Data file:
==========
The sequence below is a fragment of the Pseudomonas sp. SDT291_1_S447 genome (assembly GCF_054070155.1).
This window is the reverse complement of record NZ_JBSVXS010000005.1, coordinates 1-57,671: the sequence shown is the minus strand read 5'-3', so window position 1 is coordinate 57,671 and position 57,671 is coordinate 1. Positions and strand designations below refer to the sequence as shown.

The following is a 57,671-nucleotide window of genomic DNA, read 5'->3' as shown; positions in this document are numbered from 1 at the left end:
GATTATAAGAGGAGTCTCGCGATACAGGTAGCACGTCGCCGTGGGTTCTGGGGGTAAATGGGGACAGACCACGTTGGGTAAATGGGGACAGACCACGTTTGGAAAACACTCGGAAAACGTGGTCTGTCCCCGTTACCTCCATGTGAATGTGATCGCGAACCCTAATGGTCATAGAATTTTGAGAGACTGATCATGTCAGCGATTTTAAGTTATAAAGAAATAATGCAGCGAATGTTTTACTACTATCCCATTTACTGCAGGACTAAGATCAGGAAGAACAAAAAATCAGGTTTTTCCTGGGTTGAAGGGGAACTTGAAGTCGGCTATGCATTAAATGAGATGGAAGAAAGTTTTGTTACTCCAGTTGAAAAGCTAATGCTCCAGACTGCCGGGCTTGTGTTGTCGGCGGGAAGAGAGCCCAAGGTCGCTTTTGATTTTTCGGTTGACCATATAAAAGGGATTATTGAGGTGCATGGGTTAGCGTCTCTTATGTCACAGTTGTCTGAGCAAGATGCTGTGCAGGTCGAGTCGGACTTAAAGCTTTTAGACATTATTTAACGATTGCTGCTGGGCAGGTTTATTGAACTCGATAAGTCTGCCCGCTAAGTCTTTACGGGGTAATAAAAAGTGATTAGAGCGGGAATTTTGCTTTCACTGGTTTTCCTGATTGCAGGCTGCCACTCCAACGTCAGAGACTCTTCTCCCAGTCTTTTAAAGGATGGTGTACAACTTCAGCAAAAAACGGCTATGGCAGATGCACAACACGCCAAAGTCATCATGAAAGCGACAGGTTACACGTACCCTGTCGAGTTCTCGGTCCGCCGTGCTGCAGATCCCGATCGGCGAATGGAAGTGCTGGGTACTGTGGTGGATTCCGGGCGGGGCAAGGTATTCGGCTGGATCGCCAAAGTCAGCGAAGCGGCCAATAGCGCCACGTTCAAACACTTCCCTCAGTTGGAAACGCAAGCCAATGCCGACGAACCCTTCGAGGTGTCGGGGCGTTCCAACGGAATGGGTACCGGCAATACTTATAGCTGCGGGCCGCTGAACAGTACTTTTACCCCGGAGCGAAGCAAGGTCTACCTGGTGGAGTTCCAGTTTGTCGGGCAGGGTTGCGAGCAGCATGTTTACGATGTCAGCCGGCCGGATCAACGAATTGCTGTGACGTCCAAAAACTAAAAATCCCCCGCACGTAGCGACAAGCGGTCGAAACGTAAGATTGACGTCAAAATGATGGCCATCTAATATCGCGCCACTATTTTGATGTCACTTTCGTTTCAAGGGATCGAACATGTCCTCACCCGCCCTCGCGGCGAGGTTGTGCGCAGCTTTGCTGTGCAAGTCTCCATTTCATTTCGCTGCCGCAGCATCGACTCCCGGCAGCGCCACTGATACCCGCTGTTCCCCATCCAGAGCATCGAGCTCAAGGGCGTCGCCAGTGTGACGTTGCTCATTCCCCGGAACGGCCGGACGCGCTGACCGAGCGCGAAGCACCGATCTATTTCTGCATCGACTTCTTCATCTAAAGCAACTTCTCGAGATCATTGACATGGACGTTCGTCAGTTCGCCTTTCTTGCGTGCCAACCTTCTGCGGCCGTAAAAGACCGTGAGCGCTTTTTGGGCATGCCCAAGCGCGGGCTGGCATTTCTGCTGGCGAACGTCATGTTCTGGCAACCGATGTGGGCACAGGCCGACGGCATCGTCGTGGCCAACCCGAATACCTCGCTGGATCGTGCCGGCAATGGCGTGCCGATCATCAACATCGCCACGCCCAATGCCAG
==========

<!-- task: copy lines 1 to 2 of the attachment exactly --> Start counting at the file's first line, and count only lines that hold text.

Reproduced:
The sequence below is a fragment of the Pseudomonas sp. SDT291_1_S447 genome (assembly GCF_054070155.1).
This window is the reverse complement of record NZ_JBSVXS010000005.1, coordinates 1-57,671: the sequence shown is the minus strand read 5'-3', so window position 1 is coordinate 57,671 and position 57,671 is coordinate 1. Positions and strand designations below refer to the sequence as shown.